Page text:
Myth (brief description)

There is an old wives tale that says, a watched pot never boils. Basically when you watch the pot supposedly it takes longer to boil than when your not watching it. But we are here to prove that wrong.


Here are my definitions:
Kinetic Energy: Amount of energy in particles depends on heat.
Solid: Firm, hard, or compact in substance.
Liquid: A substance that flows.
Gas: Any such combustible fluid used as fuel.
Molecule: Consisting of two or more atoms held together by chemical bonds.
Here are my questions:
Q1: What is the difference between a liquid and gas phase? A: The density of the liquid and gas.
Q2: What does it mean for a liquid to boil? A: Heat has to be applied to the liquid.

Q 3: No, because not all liquids have the same amount of kinetic energy, so if the liquid is cooler, it will take longer to boil, higher, shorter.
Q4:When it's liquid gets/is hot, the kinetic energy level is so high, that it can turn into a gas, then it'll have plenty of room to move. A liquid doesn't keep it's shape because it has a lot of room to move. When the liquid's temperature is cool, the molecules start to "pack in" and become a solid. The molecules of a solid don't have as much room to move, thus letting the solid keep it's shape until the temperature goes up.This all goes vice-versa also.
boiling point: the amount of energy required to turn a liquid to a gas
Q 6:The difference between the three waters is how pure they are.

Q5 :how do you determane when the liqucid boils if you arnt watching it? you have a camera watch it.
Q7 what happens if you change the kind of water will it have an affect on the amount of time the water takes to boil? in our experment we think that the time should change and the tempiture will also change.

Small Scale Test procedure

Variable Independent :Whether or not we watch the water
Variable dependent: How fast the water boils
Variable constent:Temp. of water pot, and stove, burner, water
Materials: 6,2 cups measurements if water, 1 pot, 1 stove, bottled water, well water, and city water.
Question: Will a watched pot of boiling water go faster if it is bottled city or well water?
hypothisis-- we think that it will not make a difference with the different types of water.
  1. Lay out materials.
  2. turn stove on.
  3. Measure out halfcup of water, different types of water.
  4. Pour water into pan.
  5. Get stopwatches ready.
  6. Put water on stove.
  7. Time how long it takes to boil water.
  8. Empty water from pan.
  9. Repeat steps.

Small Scale Test Conclusion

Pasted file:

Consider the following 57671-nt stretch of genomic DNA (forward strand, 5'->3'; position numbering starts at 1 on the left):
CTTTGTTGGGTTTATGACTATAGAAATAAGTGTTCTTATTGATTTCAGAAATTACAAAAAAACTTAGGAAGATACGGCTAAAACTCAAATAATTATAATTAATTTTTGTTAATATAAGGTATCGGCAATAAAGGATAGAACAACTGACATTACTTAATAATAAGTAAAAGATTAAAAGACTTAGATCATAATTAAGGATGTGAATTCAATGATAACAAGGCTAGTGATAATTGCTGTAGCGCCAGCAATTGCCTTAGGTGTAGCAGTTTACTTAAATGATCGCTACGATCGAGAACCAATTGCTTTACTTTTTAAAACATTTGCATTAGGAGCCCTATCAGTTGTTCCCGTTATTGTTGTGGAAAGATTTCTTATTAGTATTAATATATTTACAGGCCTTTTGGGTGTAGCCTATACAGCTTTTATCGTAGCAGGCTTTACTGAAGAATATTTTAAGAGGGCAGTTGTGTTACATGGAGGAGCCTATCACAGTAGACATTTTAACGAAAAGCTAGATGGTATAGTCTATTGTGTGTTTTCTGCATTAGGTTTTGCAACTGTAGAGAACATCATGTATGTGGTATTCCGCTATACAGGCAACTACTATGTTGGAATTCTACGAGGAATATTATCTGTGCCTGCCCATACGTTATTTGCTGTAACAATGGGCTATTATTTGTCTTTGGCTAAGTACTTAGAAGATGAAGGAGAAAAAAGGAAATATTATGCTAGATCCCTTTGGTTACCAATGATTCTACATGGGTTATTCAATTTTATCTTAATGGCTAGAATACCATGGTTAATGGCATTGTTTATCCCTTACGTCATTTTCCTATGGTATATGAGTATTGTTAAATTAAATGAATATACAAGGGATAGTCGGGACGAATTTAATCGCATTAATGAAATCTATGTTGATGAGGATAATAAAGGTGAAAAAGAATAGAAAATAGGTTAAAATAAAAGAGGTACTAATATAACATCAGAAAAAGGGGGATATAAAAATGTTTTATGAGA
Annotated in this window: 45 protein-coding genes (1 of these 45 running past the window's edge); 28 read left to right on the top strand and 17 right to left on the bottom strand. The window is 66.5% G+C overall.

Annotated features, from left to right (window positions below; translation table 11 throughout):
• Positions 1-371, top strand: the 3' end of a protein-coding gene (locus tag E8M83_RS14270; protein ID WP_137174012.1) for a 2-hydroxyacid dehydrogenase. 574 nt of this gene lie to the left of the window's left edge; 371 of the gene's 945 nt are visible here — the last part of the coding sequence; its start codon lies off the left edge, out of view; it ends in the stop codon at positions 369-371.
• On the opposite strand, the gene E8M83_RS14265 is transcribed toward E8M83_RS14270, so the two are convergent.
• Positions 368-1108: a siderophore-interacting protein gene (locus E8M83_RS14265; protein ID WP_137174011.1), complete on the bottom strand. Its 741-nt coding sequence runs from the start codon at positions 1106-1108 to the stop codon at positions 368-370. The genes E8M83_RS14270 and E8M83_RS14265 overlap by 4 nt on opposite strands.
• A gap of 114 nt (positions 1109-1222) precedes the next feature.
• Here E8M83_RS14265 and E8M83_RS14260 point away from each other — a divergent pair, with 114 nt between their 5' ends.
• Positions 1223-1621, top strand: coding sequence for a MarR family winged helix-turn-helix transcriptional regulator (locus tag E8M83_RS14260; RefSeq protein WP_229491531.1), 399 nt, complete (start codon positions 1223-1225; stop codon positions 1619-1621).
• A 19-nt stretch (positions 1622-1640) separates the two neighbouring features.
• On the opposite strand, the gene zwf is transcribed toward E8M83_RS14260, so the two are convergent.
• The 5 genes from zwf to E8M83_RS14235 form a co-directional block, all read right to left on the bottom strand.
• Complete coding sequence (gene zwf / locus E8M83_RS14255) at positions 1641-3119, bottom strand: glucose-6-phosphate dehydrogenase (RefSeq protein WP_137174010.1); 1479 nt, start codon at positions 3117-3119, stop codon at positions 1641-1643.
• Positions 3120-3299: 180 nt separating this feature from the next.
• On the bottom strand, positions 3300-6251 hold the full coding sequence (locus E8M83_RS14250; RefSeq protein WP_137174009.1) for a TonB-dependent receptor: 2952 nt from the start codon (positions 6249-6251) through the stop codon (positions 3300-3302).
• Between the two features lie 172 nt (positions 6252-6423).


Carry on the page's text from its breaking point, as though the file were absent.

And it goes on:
Claim: The bottled water boiled the fastest, versus the well and city water.
Evidence:the well water tolk the most time on average it was 2:59.68. the city water came in second at an average time was 2:51.721. bottled water came in last with a average time of 2:32.38.
Explanation: We think that the bottled water boiled the fastest because it has the least amount of molecules than city and well water. Also, if you pour another item in to the liquid, it can change the amount of kinetic energy in the liquid. We also think the well and city waters have more minerals. For example, if you put salt on an ice cube, then it will not need to be 32 degrees or higher for it to melt. The salt will make the kinetic energy in the ice cube higher.

Large Scale Procedure

Question: Will a watched pot of boiling water go faster if it is bottled city or well water?
Materials:6 2-cup measurments of well, city, and bottld water, 1 pot, and 1 stove
Hypothesis: If we watch a pot boil, then it will boil the same speed as a non-watched pot because watching it shouldn't affect the amount of molecules and kinetic energy in the water.
Variable Independent :Whether or not we watch the water
Variable Dependent: How fast the water boils
Variable Constant: Temp. of water pot, and stove, burner, water
1) Gather all of the materials listed above.
2) Turn on the burner you are using with your stove. Let it warmup for 2 minutes, unless you are using a gas stove.
3) Pour 2 cups of water in the pot.
4) Get the timer ready to time how long the water boils. Put the water on the stove.
5) When you are doing the "watching" trials, watch the pot until it boils. When you are doing the "non-watched" pot, listen until you hear the "bubbles" of the water popping.
6) After the water is done boiling and you recorded the data (time), you dump the water out of the pan. Let the pan cool off for about ten minutes or put it in the freezer for 2 to 3 minutes.
7) Repeat steps 3 through 4 until you've done 2 trials for watched and 2 trials for non-watched.